The last night of the HRH AOR on the road is a raucous affair

The Texas Flood, it turns out, aren’t from Texas at all. Although, as singer Tom Sawyer somewhat wryly notes: “We are from Swansea, that’s South Wales, right?.” Wherever they are from, it’s not been their day. They are here, their gear and their van is in Northamptonshire, where it broke down. Even with equipment equipment borrowed from Bonafide, there’s no disguising prodigious talent and great songs, and TTF evidently have both in abundance. There’s a confidence about the grooves to songs like “Rock n Roll Queen” and “Long Way Down” that even in the crowded classic rock market, will have this trio marked down as ones to watch. Rock n roll with a Southern groove and a Stones like attitude is very heart of what they do, and if “Bullet Proof” is a heads down hard rocker, then there’s a Black Crowes-ish feel to the finishing “Let The South Winds Blow”. Van trouble notwithstanding, this was a pretty successful trip.

When Sweden’s Bonafide play the wonderful “Dirt Bound” from the equally brilliant “Something’s Dripping” record tonight, a thought strikes MV. Rumours abound that Axl Rose is going to be the singer in AC/DC. That’s a car crash they should forget, and instead get Bonafide’s Pontus Snibb to do it – assuming he can spare the time of course. He’s in this band, Jason and The Scorchers and plays solo, but he’s superb at what he does – and he showed up on time. The quartet are surely to good to be this low down the bill, but then this is a stellar cast. It doesn’t faze them, though and the sheer quality of songs like “Hold Down The Fort”, “50/50” and current single “One Kiss” is there for all to see. Handily they’ve even got their own anthem, and “Fill Your Head With Rock” is fist pumping finery.

Hardcore Superstar were late replacements on this bill for Faster Pussycat. It was jolly decent of the organisers to pick a band that sounded like them to take their place. “Touch The Sky” and others have hints of Taime Downe’s mob, but in truth HS are probably a better live band than the Pusdycat’s these days. Much of that is down to the fact that vocalist Jocke Berg is a veritable dervish, and because of that can whip up a storm wherever he goes. A smattering of songs from their debut record – celebrating its tenth anniversary – with “My Good Reputation” and “Cry Your Eyes Out” still hitting home, but it doesn’t matter what age the tracks are, they are still great fun. “We Don’t Celebrate Sunday’s” turns out to be the perfect Saturday night song and if you are happy enough to give yourselves an encore of sorts then it might as well be “Above The Law”, and they remain the band who ever routinely dismantles the drummers kit as he’s playing the last song. It’s that kind of night.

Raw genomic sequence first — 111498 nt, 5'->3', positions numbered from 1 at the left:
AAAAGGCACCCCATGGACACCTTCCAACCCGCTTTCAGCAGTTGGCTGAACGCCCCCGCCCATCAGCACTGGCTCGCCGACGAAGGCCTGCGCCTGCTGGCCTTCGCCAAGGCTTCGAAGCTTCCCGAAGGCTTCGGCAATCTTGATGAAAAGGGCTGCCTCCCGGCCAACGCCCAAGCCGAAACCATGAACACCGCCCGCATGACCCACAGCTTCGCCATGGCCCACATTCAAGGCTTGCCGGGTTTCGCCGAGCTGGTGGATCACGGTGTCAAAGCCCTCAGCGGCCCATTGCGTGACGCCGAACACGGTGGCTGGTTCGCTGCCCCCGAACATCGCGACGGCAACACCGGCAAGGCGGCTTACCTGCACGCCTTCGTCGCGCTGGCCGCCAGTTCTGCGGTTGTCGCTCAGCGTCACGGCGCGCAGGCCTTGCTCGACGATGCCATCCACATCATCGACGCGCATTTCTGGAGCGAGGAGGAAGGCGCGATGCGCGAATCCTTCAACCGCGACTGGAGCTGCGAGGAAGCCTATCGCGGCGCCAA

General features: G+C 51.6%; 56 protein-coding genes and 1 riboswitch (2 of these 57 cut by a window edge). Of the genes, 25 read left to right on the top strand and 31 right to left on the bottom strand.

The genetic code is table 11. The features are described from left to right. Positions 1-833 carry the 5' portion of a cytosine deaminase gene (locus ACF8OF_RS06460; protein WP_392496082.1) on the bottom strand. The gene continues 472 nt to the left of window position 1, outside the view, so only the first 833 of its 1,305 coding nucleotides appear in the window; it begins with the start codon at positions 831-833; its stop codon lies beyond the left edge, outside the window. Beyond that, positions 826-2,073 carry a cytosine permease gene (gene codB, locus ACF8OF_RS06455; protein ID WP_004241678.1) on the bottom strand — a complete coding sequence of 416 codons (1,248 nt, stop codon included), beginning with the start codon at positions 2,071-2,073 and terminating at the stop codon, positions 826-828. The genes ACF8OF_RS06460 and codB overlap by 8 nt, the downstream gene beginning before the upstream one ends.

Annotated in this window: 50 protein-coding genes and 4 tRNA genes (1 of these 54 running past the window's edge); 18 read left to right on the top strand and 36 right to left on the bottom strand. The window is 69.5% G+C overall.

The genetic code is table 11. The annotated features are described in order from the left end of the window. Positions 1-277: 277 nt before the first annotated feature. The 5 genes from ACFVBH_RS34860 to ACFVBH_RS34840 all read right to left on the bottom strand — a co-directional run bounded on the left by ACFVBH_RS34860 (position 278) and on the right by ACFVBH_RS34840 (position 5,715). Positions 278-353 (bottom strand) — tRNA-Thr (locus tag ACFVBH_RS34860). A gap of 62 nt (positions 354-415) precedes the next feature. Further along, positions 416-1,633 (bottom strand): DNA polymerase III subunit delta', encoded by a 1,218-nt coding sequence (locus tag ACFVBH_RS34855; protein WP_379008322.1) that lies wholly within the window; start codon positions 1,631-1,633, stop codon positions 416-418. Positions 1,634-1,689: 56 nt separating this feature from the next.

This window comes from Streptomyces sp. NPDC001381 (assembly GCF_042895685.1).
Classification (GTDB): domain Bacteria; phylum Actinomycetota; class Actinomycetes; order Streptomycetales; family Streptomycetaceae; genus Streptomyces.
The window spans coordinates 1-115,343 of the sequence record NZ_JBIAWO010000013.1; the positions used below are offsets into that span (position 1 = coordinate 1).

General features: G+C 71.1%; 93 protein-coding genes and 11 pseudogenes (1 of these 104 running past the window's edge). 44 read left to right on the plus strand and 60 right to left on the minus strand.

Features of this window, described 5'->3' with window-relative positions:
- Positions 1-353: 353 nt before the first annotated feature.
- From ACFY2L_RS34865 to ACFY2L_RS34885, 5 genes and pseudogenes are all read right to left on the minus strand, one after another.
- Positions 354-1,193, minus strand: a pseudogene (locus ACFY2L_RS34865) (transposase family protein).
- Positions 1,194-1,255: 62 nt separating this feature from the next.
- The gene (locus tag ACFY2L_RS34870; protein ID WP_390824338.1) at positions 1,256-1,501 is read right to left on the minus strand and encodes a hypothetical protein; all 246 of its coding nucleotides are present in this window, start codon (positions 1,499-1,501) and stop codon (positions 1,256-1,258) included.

The Quireboys main man – and constant over the last three decades of rock n roll madness – Spike is flustered. He’s forgotten what track three of the set is, the man to his right, Guy Griffin (the only other original member on stage) is poorly, the man to his left Paul Guerin has gone missing in the first track, where most might gloss over this, the singer decides the opposite is the way forward: “That was quite an entrance!” He exclaims. “I thought you’d forgotten your drink….”

Spike himself, dressed in a white suit, red shirt, head scarf and waistcoat, hasn’t changed a great deal in the near 30 years since the incredible debut record his band released in 1990, he is still is a fine mover and an even better frontman, even if his voice is slightly more cracked than it used to be. They play a track from that album “A Bit Of What You Fancy”, “Misled” pretty early in the set, and it still sounds superb, as does pretty much everything else they play, including a couple from their recent album, with “St Cecilia” in particular deserving its place in their pantheon.

Elsewhere, “Mona Lisa Smiled”, “Tramps And Thieves” and their mission statement “This Is Rock N Roll” show just how many magnificent songs they’ve put out over the years, and the trio which concludes the main set, “Hey You”, “Sweet Mary Anne” and “7 O’clock” are merely conduits for us all to roll back the years and prove we all still know the words.

The encore continues this theme, the massive ballad “I Don’t Love You Anymore” is followed by the downright dumb fun of “Sex Party”. This features all the evenings protagonists onstage, just having fun, and the sense of camaraderie makes the gig pretty special.

Spike probably knows this too, but he contents himself with a simple thought at the end: “I’ll see you at the bar……” And it should never be any other way with this British rock institution.